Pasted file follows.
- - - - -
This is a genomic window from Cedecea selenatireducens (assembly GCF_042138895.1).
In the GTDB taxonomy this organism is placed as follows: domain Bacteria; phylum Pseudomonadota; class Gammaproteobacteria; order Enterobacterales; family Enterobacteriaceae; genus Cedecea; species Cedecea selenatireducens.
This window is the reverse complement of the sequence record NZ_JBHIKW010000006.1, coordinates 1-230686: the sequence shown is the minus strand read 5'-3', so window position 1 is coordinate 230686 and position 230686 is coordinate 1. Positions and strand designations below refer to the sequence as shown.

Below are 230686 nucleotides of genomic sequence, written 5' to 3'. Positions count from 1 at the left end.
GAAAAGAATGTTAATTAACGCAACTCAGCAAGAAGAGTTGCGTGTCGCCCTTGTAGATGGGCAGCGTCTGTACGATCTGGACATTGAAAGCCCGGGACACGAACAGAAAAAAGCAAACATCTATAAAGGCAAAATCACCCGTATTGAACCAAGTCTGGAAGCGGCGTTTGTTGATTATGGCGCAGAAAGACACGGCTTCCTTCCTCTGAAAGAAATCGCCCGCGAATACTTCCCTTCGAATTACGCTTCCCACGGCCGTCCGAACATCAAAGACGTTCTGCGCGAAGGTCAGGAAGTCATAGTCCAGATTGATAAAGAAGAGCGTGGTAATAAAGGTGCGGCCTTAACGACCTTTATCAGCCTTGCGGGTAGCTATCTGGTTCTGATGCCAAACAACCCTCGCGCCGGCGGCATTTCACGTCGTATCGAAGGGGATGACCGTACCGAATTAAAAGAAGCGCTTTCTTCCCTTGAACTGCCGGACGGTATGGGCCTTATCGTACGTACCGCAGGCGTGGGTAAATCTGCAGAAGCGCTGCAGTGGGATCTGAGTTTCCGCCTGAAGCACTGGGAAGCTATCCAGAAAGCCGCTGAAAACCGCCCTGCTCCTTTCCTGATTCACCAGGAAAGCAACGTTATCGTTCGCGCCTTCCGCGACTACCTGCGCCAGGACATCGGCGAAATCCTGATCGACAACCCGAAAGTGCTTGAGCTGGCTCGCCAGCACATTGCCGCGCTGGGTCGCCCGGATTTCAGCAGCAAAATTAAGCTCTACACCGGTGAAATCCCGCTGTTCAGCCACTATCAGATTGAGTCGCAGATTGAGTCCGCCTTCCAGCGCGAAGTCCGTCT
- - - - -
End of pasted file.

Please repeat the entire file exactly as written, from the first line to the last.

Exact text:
This is a genomic window from Cedecea selenatireducens (assembly GCF_042138895.1).
In the GTDB taxonomy this organism is placed as follows: domain Bacteria; phylum Pseudomonadota; class Gammaproteobacteria; order Enterobacterales; family Enterobacteriaceae; genus Cedecea; species Cedecea selenatireducens.
This window is the reverse complement of the sequence record NZ_JBHIKW010000006.1, coordinates 1-230686: the sequence shown is the minus strand read 5'-3', so window position 1 is coordinate 230686 and position 230686 is coordinate 1. Positions and strand designations below refer to the sequence as shown.

Below are 230686 nucleotides of genomic sequence, written 5' to 3'. Positions count from 1 at the left end.
GAAAAGAATGTTAATTAACGCAACTCAGCAAGAAGAGTTGCGTGTCGCCCTTGTAGATGGGCAGCGTCTGTACGATCTGGACATTGAAAGCCCGGGACACGAACAGAAAAAAGCAAACATCTATAAAGGCAAAATCACCCGTATTGAACCAAGTCTGGAAGCGGCGTTTGTTGATTATGGCGCAGAAAGACACGGCTTCCTTCCTCTGAAAGAAATCGCCCGCGAATACTTCCCTTCGAATTACGCTTCCCACGGCCGTCCGAACATCAAAGACGTTCTGCGCGAAGGTCAGGAAGTCATAGTCCAGATTGATAAAGAAGAGCGTGGTAATAAAGGTGCGGCCTTAACGACCTTTATCAGCCTTGCGGGTAGCTATCTGGTTCTGATGCCAAACAACCCTCGCGCCGGCGGCATTTCACGTCGTATCGAAGGGGATGACCGTACCGAATTAAAAGAAGCGCTTTCTTCCCTTGAACTGCCGGACGGTATGGGCCTTATCGTACGTACCGCAGGCGTGGGTAAATCTGCAGAAGCGCTGCAGTGGGATCTGAGTTTCCGCCTGAAGCACTGGGAAGCTATCCAGAAAGCCGCTGAAAACCGCCCTGCTCCTTTCCTGATTCACCAGGAAAGCAACGTTATCGTTCGCGCCTTCCGCGACTACCTGCGCCAGGACATCGGCGAAATCCTGATCGACAACCCGAAAGTGCTTGAGCTGGCTCGCCAGCACATTGCCGCGCTGGGTCGCCCGGATTTCAGCAGCAAAATTAAGCTCTACACCGGTGAAATCCCGCTGTTCAGCCACTATCAGATTGAGTCGCAGATTGAGTCCGCCTTCCAGCGCGAAGTCCGTCT